Corner Post: “Stop Time”

What is your writing plan?  When I ask my students this question, some have the next ten years mapped out.  Some tell me plans never work out as planned so why bother.  All my students have a list of goals, which go something like this: a good full-time job, someone to love, a family life, travel, and, of course, writing.  All good things.  Taken together—overwhelming.  I don’t know when it happens, but at some point we go from asking ourselves to do one or two things well, to doing a lot of things well.  Which translates into doing the best we can juggling way too many plates.  That kind of life is exhausting.  And that kind of life keeps us on the surface, dabbling here, dabbling there, giving us excuses when we fail to make the long stretches of time needed to write.

Part of the problem is our over-working, forever-acquiring society.  As it grows and becomes more complex, it demands we stack our lives with more—more hours on the job, more stuff, more obligations until we are so cluttered and moving so fast, we don’t have time to rest or think.  And because our society values work-that-makes-money over work-that-makes-art, we’re hardwired with the belief that writing is that thing we will get around to once we’ve accomplished everything else.

Take a moment.  Step outside your own bustle.  Make a list of priorities that puts writing at the top.  Because the thing that matters to us most, ultimately shapes our lives.

There will be moments when it’s difficult to get to the writing.  Situations and people will step in and demand your attention.  And those moments can last months, years.  But if we place writing at the top and keep it there, we will jot down ideas and the beginnings of stories, we will draft incomplete stories in our heads until we push open a space where we can complete stories and novels.

A year after finishing my MFA, a year in which I was teaching ninth grade English and struggling to do anything well because of the demands of my job, I made a pact with myself that I might fail at a lot of things, but it wouldn’t be my own writing.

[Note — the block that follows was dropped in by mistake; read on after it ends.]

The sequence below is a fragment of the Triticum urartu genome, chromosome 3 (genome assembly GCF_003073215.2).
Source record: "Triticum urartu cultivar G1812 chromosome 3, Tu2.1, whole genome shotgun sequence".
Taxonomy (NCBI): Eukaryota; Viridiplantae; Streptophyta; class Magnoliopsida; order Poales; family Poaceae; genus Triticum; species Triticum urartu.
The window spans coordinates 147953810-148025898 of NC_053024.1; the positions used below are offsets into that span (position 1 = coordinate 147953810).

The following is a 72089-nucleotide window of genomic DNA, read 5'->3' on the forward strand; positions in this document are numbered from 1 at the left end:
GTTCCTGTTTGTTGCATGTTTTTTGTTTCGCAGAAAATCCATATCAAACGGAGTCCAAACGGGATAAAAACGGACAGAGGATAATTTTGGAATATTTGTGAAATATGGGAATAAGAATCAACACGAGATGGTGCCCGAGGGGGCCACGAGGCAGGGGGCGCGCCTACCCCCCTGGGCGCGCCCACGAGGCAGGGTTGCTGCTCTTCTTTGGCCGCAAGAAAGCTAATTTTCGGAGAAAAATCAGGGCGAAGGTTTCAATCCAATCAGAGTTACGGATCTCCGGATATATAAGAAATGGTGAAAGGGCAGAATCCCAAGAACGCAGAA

One of the biggest challenges is finding a job that doesn’t work against the writing.  In a best case scenario, you get a job that feeds you creatively, a job that inspires ideas for stories, and gives you time to write and revise.  I teach college now and my classes do just that, but not all teaching jobs are created equal.  Like my year teaching ninth grade.  And many writers I know are too exhausted, like I was that year, from grading comp papers to focus on their own work.  Working outdoors, while physically demanding, allows my mind to wander and make up stories.  But if a job makes me too physically exhausted to think, then that’s no good either.  I’ve worked the circulation desks at libraries and when patrons weren’t coming forward to checkout books, I worked on stories.  That job gave me a space to write from.  The whole job thing is tricky and I’d be grateful if readers would post in the comments section, either a job you have or jobs you know of that are good for writers.  Bottom line, ask yourself, Does my job support my writing? If it does, great.  If it doesn’t, look for another one.

When I made the pact that year after my MFA, I felt selfish.  But as my father has said, and I’m sure someone has told you this, You can’t do for others until you do for yourself.  My decision ultimately made my life better—I quit the job.  And I began to let go of my many impossible expectations. Which in turn allowed me to open up a space of longer and longer stretches of time for writing.  So take a moment. Stop time.  Split it open.  Then remake it.

James Braziel

About James Braziel

James Braziel is the author of the novels Birmingham, 35 Miles and Snakeskin Road. His work has appeared in journals and newspapers including the New York Times. Currently, he teaches creative writing at the University of Alabama, Birmingham.

  • Kate Wisel

    I think this article is so important. I’ve worked many jobs but catering events as a waitress has been the best in terms of my writing life. Being on the outskirts of weddings, birthday parties or funerals always triggers something in me as I’m moving physically through the job but observing the emotional details of the event that’s taking place. Most people would not like to feel this sense of invisibility at work, but as a writer, it’s a benefit. You also make enough money to sustain yourself while not having to work a full work week or making a commitment to certain set hours. Still, I’m always trying to figure out the balance.

  • I think writers can really relate to this. I’ve found that most of my best writing occurs while completing seemingly mundane tasks, not while sitting at a computer. I’m always shocked by the unique and sometimes compelling ideas that come to me while I’m on my way to the grocery store or the dry cleaner’s. Sometimes the ideas are so interesting, the concepts so engrossing, that I often return home without the groceries or the dry cleaning 🙂

  • JamesAllen

    I give over to The Man and make cash in bunches. Then I vanish and write for a year or so.

    The tension I feel when working is almost unbearable. But I believe it favorably colors the resultant work.